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The time actually went by pretty quickly and before I knew it, it was time to board my flight to London Gatwick. The flight from Reykjavik to London Gatwick takes about 3 hours, and goes by quickly if you pass out, listen to good music, and play on your iPad. I did a combination of the three. We landed around 8pm, but by the time I got through immigration, took the Gatwick Express to Victoria, then took a bus to my flat, I got home around 10pm London time.

Now that I wrote entirely way too much, I’ll try to sum it up with some pros and cons:

Pros:
-It’s the cheapest way to fly to Europe
-You arrive in London in the evening so you can immediately pass out. Most other airlines’ flights arrive early in the morning so you have to struggle the whole day to stay awake (or take a 4-hour nap like I usually do and be jetlagged for a week)
-The Icelandic flight crew are very friendly and begin every announcement with “Dear guests,” which while proper English, always sounds funny. They’re also good looking, or at least they were on my flights, if that kind of thing is important to you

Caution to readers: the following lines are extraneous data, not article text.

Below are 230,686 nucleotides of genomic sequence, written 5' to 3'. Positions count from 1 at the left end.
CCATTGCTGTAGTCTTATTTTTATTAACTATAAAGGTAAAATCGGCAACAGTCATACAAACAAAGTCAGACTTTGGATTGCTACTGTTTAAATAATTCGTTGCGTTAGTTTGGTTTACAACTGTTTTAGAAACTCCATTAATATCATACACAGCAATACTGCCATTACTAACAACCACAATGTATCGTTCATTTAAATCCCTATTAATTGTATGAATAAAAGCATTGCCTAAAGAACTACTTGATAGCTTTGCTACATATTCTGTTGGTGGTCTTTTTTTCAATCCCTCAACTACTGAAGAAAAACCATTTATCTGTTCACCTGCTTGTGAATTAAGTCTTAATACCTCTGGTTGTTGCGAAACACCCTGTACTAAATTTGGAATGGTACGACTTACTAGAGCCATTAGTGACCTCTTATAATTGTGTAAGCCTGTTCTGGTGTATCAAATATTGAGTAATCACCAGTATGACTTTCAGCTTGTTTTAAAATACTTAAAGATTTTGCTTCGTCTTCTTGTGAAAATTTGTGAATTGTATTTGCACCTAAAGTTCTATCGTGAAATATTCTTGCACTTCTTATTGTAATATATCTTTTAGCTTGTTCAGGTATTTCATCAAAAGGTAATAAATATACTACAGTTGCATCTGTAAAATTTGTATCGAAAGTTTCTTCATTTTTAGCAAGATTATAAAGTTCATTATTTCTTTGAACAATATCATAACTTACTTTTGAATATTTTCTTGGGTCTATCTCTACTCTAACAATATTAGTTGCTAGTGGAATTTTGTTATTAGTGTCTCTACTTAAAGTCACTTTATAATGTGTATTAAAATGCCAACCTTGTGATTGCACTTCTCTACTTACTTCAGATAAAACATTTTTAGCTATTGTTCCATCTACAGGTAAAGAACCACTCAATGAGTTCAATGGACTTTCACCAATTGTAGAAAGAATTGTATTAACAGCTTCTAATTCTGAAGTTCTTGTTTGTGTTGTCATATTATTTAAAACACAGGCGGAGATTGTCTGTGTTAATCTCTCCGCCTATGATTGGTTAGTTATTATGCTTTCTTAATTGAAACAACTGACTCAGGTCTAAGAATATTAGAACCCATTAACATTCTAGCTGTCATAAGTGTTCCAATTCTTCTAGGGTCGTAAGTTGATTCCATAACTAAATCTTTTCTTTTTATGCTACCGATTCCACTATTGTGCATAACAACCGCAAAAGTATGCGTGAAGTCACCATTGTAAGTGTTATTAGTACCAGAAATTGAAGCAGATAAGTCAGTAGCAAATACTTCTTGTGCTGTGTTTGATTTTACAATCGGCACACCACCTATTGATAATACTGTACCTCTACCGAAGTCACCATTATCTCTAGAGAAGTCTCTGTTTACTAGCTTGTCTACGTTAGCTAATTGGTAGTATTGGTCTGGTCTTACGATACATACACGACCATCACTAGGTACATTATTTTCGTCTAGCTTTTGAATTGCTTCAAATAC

-If you have to have a layover, Keflavik Airport is a nice airport to spend time in, with free WiFi and lots of healthy food options
-My flight from Cincinnati to Reykjavik had a power outlet so I could charge my phone (though there wasn’t one on the flight to London)
-The tap water at Keflavik Airport comes from a glacier and is the best tasting water you’ll ever have
-Wow Air has a sense of humor!
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Cons:
-No free food — you have to pay for everything, even drinks
-No movies or entertainment. This may not be a problem with the Cincinnati to Reykjavik red-eye, but could be on the return trip, which leaves London at 11:40am
-Your flight is probably going to be delayed
-The seats barely recline and you don’t have much leg room
-Bags cost extra, only an under-seat bag is free